[author-post-rating] (3/5 stars)
Hovering somewhere between rehearsal and the real thing, between table read and tech-run, Michael Pinchbeck’s The Beginning is an intricate and quietly compelling deliberation on what it means to be on stage, in front of the audience, at the beginning of a show. In this deconstructed performance piece, love at first sight – love in its very beginnings – is the dominant theme. Fractured, lightly comic accounts of nervy first performances entwine with A Midsummer Night’s Dream and the soundtrack and story behind Serge Gainsbourg’s 1971 concept album Histoire de Melodie Nelson. Like taking up a brief tenancy amongst Pinchbeck’s thoughts, The Beginning engages us in a gentle and undemanding hour of sweet inconsequentiality
The stage is bare and expectant as Nicki Hobday and Ollie Smith, sat on the periphery of the space, speak into microphones, acting as the mostly mute Pinchbeck’s mouthpieces. The Beginning has its similarities with Tim Crouch’s whatever happens to the hope at the end of an evening, and not only in the subdued, almost self-effacing delivery of the text. Hobday and Smith petition for our presence in the space, for small acts of connection with our neighbouring spectators. With heartfelt smiles, they encourage us to think about where we are, here on the brink of something, and all that may or may not happen.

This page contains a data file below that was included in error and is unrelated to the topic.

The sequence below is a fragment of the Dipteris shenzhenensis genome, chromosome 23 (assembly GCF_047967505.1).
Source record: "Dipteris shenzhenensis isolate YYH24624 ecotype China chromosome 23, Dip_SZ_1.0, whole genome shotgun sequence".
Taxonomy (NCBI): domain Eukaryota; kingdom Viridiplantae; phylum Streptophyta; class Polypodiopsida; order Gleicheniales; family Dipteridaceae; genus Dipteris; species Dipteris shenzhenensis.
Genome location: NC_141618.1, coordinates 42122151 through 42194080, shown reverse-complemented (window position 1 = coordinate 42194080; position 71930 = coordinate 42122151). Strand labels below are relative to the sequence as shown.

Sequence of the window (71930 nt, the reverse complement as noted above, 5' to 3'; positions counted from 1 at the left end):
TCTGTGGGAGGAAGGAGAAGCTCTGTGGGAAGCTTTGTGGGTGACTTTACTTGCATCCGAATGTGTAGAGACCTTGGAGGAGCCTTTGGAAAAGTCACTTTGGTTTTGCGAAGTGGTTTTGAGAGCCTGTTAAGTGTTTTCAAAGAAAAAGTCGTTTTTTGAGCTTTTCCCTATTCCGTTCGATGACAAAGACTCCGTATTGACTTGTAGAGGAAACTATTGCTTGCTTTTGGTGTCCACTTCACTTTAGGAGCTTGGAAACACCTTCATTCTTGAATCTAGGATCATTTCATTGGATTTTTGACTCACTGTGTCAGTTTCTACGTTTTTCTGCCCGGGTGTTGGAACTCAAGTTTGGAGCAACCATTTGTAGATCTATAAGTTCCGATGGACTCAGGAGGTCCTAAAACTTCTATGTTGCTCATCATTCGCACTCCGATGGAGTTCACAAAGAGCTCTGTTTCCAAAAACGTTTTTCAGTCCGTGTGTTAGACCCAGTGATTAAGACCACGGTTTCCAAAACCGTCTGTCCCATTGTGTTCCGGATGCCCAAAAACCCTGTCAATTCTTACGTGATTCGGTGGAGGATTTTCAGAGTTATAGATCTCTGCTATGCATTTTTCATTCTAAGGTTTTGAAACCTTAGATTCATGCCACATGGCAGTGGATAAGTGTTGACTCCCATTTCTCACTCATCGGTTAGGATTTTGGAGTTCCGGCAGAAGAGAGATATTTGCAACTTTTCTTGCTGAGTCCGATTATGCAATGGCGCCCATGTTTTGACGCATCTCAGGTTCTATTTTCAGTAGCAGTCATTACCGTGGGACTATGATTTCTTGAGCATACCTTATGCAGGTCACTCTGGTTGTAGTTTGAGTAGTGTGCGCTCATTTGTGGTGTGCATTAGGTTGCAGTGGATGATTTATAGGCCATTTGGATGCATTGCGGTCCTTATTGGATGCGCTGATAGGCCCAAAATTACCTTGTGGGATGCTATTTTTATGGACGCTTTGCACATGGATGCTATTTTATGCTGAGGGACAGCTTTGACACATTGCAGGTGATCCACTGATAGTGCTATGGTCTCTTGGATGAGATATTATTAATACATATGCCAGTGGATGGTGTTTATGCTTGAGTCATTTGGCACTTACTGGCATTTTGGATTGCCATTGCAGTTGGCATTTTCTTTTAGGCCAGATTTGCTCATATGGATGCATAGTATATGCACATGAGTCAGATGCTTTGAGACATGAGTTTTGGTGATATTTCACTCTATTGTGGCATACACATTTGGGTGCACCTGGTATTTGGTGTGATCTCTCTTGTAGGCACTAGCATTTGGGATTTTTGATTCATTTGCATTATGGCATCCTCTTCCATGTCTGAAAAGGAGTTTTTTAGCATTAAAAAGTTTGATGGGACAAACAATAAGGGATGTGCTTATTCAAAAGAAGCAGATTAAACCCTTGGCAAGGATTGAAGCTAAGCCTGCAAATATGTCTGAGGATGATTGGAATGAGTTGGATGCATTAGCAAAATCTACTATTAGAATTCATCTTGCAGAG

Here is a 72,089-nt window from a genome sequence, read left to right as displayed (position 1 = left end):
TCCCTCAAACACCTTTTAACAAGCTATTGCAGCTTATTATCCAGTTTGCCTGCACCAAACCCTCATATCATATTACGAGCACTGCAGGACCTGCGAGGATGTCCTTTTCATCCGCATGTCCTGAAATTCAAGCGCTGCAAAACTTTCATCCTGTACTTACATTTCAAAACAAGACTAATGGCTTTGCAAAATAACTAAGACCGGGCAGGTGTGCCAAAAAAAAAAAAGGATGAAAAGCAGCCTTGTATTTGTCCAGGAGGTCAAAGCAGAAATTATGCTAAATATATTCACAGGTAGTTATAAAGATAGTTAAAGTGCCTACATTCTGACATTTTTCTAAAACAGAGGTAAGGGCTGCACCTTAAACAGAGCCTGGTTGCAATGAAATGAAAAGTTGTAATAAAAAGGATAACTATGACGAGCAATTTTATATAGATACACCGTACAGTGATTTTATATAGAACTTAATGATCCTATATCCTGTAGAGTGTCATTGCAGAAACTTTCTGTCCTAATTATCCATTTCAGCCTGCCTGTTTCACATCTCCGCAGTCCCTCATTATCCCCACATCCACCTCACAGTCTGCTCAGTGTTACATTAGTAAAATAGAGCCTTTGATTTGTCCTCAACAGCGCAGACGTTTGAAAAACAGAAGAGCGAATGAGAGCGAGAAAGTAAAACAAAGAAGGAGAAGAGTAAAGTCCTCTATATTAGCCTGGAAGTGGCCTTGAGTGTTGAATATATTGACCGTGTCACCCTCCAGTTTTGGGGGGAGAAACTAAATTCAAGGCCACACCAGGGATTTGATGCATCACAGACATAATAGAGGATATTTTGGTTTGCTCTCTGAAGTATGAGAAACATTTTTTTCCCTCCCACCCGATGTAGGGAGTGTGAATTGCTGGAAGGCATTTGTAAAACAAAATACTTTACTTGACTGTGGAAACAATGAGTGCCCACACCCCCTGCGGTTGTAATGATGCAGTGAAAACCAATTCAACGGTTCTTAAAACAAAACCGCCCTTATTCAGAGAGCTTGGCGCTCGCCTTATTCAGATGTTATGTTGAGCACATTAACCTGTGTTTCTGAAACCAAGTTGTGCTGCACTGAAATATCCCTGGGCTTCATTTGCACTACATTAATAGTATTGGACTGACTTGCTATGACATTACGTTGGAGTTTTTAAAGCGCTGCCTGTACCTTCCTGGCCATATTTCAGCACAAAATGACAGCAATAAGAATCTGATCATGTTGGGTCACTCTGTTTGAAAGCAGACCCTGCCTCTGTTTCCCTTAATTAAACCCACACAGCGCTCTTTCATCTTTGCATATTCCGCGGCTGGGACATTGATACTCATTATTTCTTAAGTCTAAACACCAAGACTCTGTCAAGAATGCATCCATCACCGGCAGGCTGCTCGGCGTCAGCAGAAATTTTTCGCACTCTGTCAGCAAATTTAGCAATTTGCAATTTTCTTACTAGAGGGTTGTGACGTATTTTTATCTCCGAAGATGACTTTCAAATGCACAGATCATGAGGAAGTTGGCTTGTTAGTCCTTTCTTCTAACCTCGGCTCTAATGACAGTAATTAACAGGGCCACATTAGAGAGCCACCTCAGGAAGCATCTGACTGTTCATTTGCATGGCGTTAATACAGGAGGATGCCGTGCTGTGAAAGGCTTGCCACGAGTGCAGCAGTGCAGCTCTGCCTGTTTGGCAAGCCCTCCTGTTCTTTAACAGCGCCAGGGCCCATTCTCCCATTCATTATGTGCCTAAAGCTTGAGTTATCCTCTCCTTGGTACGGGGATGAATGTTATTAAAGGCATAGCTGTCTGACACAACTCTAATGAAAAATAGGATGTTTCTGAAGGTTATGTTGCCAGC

However concerned it is with itself (or the very lack of itself), poising ever so purposefully before decisive action, there’s no draining sense of self-involvement in The Beginning – it’s mercifully free of anxious ramblings or wheedling apologies because, as Pinchbeck states, this show isn’t about failure. On the contrary, it’s clean and precise work, and a uniquely satisfying experience to watch it all come together – the endless call-backs of minute details, the way the various disparate plots combine effortlessly, as if Pinchbeck is reuniting them, returning them to some natural singular state.
When considering Pinchbeck’s work in retrospect, I end up actually visualising a very specific structure. The Beginning looks to me like a precarious but perfectly crafted structure of spun sugar: admirable but temporary, a treat dissolving on the tongue, in the very moment of experience. Of course, Hobday and Smith are generous and rewarding performers; whenever they catch our or each other’s eye, they smile, and we know we’re all in this together. They love us, we’re told. We’re the whole reason they’re here, and we believe them.
But once we grow familiar with the tone and rhythm of the work, it’s difficult to run with that idea of ‘endless possibility’, because it simply is what it is, too taut to be improvised, too measured and deliberate to ever fall apart. “What do we do now?” becomes a slightly hollow question. The dropped lines and apparent mistakes actually grate rather than endearing us to the piece, because as hard as anyone may try to minimise artifice, whatever is presented onstage can only be an inherently crafted construct, an imitation of unmediated reality. Something as precarious as The Beginning can hardly be called rousing or urgent, and it’s perhaps a little too consciously contemplative to develop into the boldly challenging or deeply necessary piece of work I longed for it to become– but then again, it’s only the beginning after all.
The Beginning is playing at the Pleasance Courtyard as part of the Edinburgh Fringe Festival until August 24. For more information and tickets, please see the Edinburgh Fringe website.